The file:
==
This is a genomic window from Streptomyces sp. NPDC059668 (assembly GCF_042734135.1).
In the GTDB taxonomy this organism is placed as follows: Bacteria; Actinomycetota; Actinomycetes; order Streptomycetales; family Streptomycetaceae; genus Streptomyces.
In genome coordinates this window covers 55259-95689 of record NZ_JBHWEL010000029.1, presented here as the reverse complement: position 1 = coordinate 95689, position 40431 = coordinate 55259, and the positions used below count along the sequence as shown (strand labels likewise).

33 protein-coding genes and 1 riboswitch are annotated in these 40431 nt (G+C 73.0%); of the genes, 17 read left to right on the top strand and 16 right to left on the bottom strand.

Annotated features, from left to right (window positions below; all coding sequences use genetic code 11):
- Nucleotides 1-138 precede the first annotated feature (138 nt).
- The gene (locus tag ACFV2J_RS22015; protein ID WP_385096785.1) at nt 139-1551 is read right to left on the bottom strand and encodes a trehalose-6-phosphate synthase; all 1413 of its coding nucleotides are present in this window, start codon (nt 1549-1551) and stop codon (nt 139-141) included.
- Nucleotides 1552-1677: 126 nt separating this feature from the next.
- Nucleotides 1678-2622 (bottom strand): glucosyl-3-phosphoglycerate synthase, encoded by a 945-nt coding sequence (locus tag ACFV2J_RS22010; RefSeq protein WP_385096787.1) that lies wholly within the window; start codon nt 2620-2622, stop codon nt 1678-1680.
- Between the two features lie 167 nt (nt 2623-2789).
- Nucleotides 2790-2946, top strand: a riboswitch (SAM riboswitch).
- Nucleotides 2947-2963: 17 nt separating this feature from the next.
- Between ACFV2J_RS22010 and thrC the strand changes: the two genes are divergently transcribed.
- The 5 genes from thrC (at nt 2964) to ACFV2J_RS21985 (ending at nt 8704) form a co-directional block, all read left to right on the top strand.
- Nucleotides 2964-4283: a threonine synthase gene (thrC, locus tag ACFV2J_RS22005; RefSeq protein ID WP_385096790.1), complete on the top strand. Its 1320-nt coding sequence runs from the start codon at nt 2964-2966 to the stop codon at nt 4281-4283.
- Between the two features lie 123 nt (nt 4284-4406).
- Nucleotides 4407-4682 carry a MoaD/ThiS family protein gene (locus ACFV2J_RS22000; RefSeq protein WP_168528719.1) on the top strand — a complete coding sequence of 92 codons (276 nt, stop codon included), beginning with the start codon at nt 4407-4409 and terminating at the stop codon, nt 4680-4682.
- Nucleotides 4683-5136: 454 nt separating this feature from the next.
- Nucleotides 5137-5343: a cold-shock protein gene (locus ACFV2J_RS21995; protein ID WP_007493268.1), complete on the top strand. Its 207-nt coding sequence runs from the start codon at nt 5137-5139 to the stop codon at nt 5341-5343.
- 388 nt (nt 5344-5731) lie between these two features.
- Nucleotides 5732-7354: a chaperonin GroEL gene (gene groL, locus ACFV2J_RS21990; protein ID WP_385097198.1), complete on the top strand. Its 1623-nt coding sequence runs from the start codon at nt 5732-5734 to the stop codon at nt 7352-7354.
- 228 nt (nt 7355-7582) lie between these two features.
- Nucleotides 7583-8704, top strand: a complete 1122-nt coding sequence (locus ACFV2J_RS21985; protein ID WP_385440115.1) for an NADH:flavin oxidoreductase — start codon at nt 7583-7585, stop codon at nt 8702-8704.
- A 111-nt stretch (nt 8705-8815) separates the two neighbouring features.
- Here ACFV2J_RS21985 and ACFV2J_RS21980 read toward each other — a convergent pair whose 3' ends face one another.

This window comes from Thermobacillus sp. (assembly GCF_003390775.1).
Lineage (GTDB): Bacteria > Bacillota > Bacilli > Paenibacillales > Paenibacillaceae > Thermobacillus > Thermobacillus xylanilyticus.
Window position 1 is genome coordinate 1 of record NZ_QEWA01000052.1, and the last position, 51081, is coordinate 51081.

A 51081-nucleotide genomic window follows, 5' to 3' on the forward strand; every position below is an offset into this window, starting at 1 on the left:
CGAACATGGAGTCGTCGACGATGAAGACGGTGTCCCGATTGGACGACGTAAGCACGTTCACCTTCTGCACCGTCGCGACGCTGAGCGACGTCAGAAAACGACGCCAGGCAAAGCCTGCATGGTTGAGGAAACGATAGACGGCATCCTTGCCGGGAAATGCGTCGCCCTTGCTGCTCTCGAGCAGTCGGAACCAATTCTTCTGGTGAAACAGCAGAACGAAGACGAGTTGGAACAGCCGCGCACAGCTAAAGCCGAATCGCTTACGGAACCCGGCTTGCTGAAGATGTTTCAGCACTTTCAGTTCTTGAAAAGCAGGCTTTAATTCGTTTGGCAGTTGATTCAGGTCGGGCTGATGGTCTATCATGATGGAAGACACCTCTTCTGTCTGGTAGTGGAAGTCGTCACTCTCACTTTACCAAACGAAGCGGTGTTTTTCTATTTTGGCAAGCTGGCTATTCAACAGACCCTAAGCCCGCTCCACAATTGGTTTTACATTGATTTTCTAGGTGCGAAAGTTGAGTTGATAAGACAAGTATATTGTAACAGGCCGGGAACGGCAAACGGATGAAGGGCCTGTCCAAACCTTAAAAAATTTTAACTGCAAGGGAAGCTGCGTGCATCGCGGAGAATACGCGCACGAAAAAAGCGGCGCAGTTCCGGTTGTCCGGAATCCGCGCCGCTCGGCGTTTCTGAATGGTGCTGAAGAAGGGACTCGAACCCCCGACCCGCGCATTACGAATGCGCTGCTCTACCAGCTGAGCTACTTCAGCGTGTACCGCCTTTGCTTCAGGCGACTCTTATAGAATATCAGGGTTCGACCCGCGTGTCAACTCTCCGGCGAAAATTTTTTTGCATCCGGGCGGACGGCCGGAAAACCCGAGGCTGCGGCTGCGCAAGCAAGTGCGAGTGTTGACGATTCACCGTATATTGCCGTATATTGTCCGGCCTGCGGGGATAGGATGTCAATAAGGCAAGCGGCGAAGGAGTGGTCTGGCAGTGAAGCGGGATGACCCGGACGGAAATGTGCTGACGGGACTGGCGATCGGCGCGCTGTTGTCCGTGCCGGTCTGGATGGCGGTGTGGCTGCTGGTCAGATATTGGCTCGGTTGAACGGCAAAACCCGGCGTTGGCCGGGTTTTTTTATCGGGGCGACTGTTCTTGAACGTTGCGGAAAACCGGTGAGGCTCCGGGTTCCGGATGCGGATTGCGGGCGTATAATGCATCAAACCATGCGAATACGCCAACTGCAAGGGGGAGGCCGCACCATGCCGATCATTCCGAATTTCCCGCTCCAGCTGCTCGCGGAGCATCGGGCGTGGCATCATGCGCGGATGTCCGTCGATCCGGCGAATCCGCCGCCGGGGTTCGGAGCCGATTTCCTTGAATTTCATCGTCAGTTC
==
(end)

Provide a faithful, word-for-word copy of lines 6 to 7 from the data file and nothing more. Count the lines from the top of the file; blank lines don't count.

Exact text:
- Nucleotides 1-138 precede the first annotated feature (138 nt).
- The gene (locus tag ACFV2J_RS22015; protein ID WP_385096785.1) at nt 139-1551 is read right to left on the bottom strand and encodes a trehalose-6-phosphate synthase; all 1413 of its coding nucleotides are present in this window, start codon (nt 1549-1551) and stop codon (nt 139-141) included.